Combine data sets into a single complex tree

I’m have a issue merging 3 sets of data trees together and still maintaining consistent item/branch recall. I have spent about 3 hours playing with path mapper and tree frog, but can’t for the life of me get my head around how to do it (complex data trees are my nemesis!). I’m sure someone will be able to help wrangle this!

The image below (and gha file attached) show the 3 sets of data.
The tree structure of the master set is correct. I want to merge them so branch {0} of set A becomes {60;0;4} and branch {0} of set B becomes {60;0;5}. Extrapolating this further, branch {3} of set A would become {60;3;4}, or branch {4} of set B would become {60;4;5), etc.

The number of items in each branch of sets A & B will vary (there are about 450 master sets with corresponding sets A and B’s) and potentially may contain a Null (no curve).

Any assistance would be great, I’ve been looking at this way too long and can’t see the logic anymore!


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I don’t understand your description but wonder if you are aware of Match Tree?

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Merging the grafted trees shows that some branches (whose length = 1) exist only in the ‘master set’ and have no matching polylines in ‘set A’ or ‘set B’: (bottom right text panel)

Hi @Joseph_Oster & @HS_Kim ,

Thanks for getting back to me so quickly, I haven’ been able to get back to this problem until now. You are both so giving to the community in your help!

Both of your responses solve the issue in different ways. Joseph’s solution doesn’t do quite what i would have liked, however matching the structures may make it a lot easier to call the paths of data from separate trees.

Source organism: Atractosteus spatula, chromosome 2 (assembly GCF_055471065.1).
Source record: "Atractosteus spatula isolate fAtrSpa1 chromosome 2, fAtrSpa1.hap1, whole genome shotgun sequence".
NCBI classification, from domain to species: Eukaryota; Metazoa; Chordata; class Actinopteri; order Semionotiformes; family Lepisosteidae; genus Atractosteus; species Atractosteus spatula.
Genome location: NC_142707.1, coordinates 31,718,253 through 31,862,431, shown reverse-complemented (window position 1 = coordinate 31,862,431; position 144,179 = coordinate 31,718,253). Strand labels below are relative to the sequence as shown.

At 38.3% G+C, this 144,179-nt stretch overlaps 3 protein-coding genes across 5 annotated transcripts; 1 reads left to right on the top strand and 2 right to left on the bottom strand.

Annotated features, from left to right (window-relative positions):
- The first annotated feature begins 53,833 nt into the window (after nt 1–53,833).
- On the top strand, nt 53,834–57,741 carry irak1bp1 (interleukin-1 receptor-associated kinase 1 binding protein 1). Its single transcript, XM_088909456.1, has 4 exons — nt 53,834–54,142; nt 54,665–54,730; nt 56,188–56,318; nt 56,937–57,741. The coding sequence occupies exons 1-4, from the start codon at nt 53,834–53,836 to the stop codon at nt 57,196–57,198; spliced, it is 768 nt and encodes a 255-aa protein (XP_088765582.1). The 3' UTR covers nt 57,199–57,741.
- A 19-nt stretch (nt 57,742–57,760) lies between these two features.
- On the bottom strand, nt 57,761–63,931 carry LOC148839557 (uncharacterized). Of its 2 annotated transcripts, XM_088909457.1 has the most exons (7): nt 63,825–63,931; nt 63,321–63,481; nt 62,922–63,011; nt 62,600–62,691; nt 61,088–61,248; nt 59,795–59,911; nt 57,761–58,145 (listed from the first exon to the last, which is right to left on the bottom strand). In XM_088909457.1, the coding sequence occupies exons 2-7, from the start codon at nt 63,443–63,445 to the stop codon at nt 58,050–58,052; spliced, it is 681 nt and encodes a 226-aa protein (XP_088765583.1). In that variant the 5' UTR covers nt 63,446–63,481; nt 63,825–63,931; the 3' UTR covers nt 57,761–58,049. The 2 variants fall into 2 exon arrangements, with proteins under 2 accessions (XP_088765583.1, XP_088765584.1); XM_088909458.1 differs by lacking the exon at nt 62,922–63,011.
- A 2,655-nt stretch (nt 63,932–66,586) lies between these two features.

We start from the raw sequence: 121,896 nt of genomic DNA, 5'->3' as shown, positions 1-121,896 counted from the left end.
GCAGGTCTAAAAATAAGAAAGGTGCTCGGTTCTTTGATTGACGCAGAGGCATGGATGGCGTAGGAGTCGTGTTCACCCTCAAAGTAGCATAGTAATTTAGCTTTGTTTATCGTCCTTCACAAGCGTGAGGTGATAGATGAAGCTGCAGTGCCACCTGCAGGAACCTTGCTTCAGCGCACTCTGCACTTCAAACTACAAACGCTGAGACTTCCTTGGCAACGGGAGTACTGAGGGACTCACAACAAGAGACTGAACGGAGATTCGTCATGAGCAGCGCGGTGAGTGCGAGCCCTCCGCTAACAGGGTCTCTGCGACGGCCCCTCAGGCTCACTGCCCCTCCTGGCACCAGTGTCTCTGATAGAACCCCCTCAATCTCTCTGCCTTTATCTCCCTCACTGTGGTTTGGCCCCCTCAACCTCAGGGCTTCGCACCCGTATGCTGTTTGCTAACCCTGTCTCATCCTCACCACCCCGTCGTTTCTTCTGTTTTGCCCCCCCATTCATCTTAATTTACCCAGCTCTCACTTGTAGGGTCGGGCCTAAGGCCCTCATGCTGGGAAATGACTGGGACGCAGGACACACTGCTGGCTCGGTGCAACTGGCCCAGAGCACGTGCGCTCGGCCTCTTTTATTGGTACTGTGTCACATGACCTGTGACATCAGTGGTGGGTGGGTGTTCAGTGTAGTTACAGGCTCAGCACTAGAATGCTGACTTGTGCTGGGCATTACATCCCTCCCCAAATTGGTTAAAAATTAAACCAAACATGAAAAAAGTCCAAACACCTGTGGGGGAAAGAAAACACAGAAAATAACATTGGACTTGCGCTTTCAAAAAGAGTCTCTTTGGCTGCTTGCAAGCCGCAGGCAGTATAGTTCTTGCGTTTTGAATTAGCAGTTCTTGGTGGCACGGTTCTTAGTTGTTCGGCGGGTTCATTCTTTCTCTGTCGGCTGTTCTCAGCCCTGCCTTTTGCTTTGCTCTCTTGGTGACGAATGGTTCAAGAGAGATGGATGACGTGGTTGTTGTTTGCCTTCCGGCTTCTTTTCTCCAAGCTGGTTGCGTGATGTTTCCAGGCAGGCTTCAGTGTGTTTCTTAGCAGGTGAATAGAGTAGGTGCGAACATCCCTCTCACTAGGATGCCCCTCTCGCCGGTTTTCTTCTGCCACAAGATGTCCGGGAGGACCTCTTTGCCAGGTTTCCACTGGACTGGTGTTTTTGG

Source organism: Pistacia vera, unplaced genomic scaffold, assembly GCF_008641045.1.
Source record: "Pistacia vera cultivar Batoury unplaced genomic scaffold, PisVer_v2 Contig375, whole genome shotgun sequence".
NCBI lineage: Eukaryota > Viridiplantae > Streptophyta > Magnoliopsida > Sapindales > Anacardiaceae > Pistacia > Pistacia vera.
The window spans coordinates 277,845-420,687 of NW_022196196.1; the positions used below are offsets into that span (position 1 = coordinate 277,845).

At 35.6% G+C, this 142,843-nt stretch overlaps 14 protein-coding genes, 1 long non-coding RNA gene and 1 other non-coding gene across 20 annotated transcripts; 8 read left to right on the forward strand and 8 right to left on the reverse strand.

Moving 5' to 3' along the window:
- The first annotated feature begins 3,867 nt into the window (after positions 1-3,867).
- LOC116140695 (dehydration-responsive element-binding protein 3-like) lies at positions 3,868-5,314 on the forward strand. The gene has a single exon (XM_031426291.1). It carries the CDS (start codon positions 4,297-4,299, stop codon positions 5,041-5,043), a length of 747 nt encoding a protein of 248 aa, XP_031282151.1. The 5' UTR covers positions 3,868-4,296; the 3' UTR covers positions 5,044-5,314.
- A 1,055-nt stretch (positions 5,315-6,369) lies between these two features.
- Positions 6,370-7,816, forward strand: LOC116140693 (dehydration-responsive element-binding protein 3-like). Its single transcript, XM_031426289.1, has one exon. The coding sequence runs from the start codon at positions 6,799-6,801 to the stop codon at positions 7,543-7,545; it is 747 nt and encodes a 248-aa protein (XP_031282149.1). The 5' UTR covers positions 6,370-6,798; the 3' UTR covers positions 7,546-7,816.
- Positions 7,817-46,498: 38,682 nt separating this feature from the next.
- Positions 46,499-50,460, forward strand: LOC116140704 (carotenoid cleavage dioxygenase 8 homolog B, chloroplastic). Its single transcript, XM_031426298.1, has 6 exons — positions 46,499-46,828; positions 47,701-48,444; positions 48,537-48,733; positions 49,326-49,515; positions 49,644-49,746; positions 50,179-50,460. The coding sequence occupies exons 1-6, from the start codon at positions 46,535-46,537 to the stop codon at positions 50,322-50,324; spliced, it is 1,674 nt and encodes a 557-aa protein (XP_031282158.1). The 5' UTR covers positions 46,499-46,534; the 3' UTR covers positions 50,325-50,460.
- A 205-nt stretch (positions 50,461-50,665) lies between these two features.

The second option does it the way that I was hoping for, but in hindsight, may actually make it harder for me to recall the data that I want further through definition.

I can definitely move forward from here, once I decide on the best method of data recall.

thanks you so much from your help,

We both responded within a few minutes, yet you didn’t check back for two days? I really don’t understand that…

Any data tree that combines numbers and geometry will be more difficult to work with.

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P.S. Prune Tree the branches with length < 2.

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Hi Joseph,
When I raised the question it was 1am here in Tasmania, I posted and then went to bed :slight_smile:
I didn’t get back to it as the following two days were spent teaching at the university and I didn’t get a chance to jump back onto this project.

I think that your match tree method is actually the one that i’m going to employ as your comments about mixing data and geometry being harder is a definite concern. especially as there will always be 3 pieces of data in each branch of the master set, but the number of curves in the branches of sets A and B will vary between 0 and 13.

Thanks again for your help.
It’s 12:45am here, so i’m off to bed (again)